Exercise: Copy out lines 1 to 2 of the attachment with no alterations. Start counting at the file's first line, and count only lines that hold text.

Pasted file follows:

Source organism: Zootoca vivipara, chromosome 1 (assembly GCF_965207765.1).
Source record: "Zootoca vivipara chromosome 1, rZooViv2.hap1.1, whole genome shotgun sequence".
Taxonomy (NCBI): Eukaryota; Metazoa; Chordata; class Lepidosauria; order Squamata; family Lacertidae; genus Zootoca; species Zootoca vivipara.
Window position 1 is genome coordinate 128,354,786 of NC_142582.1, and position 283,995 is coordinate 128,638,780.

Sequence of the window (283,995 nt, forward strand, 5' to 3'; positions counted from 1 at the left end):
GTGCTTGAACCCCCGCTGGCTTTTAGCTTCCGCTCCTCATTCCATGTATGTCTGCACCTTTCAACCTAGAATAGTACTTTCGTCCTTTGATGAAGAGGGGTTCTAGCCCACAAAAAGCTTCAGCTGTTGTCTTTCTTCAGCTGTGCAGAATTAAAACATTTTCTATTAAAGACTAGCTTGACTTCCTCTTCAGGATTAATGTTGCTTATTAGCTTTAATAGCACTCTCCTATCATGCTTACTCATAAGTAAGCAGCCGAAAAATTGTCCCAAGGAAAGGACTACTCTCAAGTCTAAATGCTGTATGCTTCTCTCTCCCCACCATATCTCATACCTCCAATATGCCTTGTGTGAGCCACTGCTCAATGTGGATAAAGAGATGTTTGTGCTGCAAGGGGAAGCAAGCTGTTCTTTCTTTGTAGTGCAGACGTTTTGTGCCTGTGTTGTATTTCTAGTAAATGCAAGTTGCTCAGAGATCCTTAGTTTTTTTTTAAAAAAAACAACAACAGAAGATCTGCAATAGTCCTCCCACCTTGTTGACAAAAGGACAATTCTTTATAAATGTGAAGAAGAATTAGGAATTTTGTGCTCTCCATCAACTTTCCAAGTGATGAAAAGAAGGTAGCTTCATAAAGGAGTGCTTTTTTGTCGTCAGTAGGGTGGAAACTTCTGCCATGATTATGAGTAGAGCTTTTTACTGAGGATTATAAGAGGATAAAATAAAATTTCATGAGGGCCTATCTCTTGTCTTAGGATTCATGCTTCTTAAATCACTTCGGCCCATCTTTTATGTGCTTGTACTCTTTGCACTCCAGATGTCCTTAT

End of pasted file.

Source organism: Zootoca vivipara, chromosome 1 (assembly GCF_965207765.1).
Source record: "Zootoca vivipara chromosome 1, rZooViv2.hap1.1, whole genome shotgun sequence".